A maior rede de estudos do Brasil

Grátis
634 pág.

## Pré-visualização | Página 35 de 50

```= 86.57 X 16.68
= 1444 w ~ 1. 94 hp •
4.4.3 STARTER
If a de motor is directly connected to a de power supply, the starting current
will be dangerously high. From Fig. 4.57a,
Vt-Ea
I.= Ra
The back emf E. ( = K.<Pwm) is zero at start. Therefore,
vt
Ialstart = Ra
(4.55)
(4.56)
......
......
.,.,. .. ,,,
:: .. ::.1
r···1
.·'"'"•1
'• ~··
:.:u··
)t-"'
-
184 chapter 4 DC Machines
+
n n
(a)
Off 5
A
F
+o-+----------1 Electromagnet
~ L
(c)
FIGURE 4.57 Development of a de motor starter.
(b)
Shunt
field
+
Since Ra is small, the starting current is very large. The starting current
can be limited to a safe value by the following methods:
1. Insert an external resistance, Rae (Fig. 4.57b), at start.
2. Use a low de terminal voltage (Vt) at start. This, of course, requires a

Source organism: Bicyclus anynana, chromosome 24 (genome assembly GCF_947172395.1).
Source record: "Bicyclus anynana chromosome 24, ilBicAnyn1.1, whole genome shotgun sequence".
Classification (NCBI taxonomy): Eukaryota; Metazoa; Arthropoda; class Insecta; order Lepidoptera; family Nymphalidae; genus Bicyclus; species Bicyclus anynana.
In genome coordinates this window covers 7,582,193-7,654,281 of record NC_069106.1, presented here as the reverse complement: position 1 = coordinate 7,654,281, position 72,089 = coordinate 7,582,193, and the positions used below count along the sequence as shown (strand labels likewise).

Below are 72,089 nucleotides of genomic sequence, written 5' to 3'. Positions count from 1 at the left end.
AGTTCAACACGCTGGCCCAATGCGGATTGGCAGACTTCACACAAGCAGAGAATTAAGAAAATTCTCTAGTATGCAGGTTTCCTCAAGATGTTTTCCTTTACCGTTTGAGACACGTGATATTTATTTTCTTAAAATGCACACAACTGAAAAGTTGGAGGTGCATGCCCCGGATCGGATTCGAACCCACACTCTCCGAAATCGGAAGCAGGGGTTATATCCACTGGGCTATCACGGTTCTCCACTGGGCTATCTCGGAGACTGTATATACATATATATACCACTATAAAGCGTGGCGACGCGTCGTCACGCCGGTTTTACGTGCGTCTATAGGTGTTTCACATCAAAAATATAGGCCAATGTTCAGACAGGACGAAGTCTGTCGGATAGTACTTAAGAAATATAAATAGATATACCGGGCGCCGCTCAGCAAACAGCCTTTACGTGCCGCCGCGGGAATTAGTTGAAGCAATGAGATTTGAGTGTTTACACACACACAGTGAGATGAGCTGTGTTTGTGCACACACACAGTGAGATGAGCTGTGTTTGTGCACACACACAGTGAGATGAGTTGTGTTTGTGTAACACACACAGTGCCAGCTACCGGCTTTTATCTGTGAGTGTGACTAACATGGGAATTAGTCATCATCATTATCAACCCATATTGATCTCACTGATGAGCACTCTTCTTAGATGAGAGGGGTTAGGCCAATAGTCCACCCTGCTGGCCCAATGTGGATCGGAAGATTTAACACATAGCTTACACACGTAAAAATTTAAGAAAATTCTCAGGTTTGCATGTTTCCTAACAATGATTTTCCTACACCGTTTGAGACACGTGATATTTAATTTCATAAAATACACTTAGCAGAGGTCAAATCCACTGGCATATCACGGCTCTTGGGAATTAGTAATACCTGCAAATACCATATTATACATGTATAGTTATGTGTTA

variable-voltage supply.
With an external resistance in the armature circuit, the armature current
as the motor speeds up is
I = _V_t_-_E_a
a Ra +Rae
(4.57)
The back emf Ea increases as the speed increases. Therefore, the external
resistance Rae can be gradually taken out as the motor speeds up without
the current exceeding a certain limit. This is done using a starter, shown in
Fig. 4.57c. At start, the handle is moved to position 1. All the resistances,
R 1 , R 2 , R 3 , and R 4 , appear in series with the armature and thereby limit the
,
DC Motors 185
starting current. As the motor speeds up, the handle is moved to positions
2, 3, 4, and finally 5. At position 5 all the resistances in the starter are taken